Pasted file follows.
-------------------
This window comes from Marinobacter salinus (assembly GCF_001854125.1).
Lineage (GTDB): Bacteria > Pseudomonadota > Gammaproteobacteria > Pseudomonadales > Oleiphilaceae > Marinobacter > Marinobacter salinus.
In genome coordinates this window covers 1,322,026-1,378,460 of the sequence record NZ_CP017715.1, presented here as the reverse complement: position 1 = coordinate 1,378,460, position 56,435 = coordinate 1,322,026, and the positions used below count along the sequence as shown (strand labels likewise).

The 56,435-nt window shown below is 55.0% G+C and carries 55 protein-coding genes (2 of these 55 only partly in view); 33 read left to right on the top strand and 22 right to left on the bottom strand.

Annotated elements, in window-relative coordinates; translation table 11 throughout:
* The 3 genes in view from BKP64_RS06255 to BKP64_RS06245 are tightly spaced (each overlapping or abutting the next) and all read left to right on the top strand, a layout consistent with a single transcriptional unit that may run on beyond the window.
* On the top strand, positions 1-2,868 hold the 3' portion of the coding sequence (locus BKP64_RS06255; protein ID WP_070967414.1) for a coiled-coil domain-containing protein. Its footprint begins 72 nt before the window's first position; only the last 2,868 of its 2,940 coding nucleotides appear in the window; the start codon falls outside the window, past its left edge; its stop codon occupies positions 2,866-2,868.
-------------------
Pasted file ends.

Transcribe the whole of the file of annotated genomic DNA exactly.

This window comes from Marinobacter salinus (assembly GCF_001854125.1).
Lineage (GTDB): Bacteria > Pseudomonadota > Gammaproteobacteria > Pseudomonadales > Oleiphilaceae > Marinobacter > Marinobacter salinus.
In genome coordinates this window covers 1,322,026-1,378,460 of the sequence record NZ_CP017715.1, presented here as the reverse complement: position 1 = coordinate 1,378,460, position 56,435 = coordinate 1,322,026, and the positions used below count along the sequence as shown (strand labels likewise).

The 56,435-nt window shown below is 55.0% G+C and carries 55 protein-coding genes (2 of these 55 only partly in view); 33 read left to right on the top strand and 22 right to left on the bottom strand.

Annotated elements, in window-relative coordinates; translation table 11 throughout:
* The 3 genes in view from BKP64_RS06255 to BKP64_RS06245 are tightly spaced (each overlapping or abutting the next) and all read left to right on the top strand, a layout consistent with a single transcriptional unit that may run on beyond the window.
* On the top strand, positions 1-2,868 hold the 3' portion of the coding sequence (locus BKP64_RS06255; protein ID WP_070967414.1) for a coiled-coil domain-containing protein. Its footprint begins 72 nt before the window's first position; only the last 2,868 of its 2,940 coding nucleotides appear in the window; the start codon falls outside the window, past its left edge; its stop codon occupies positions 2,866-2,868.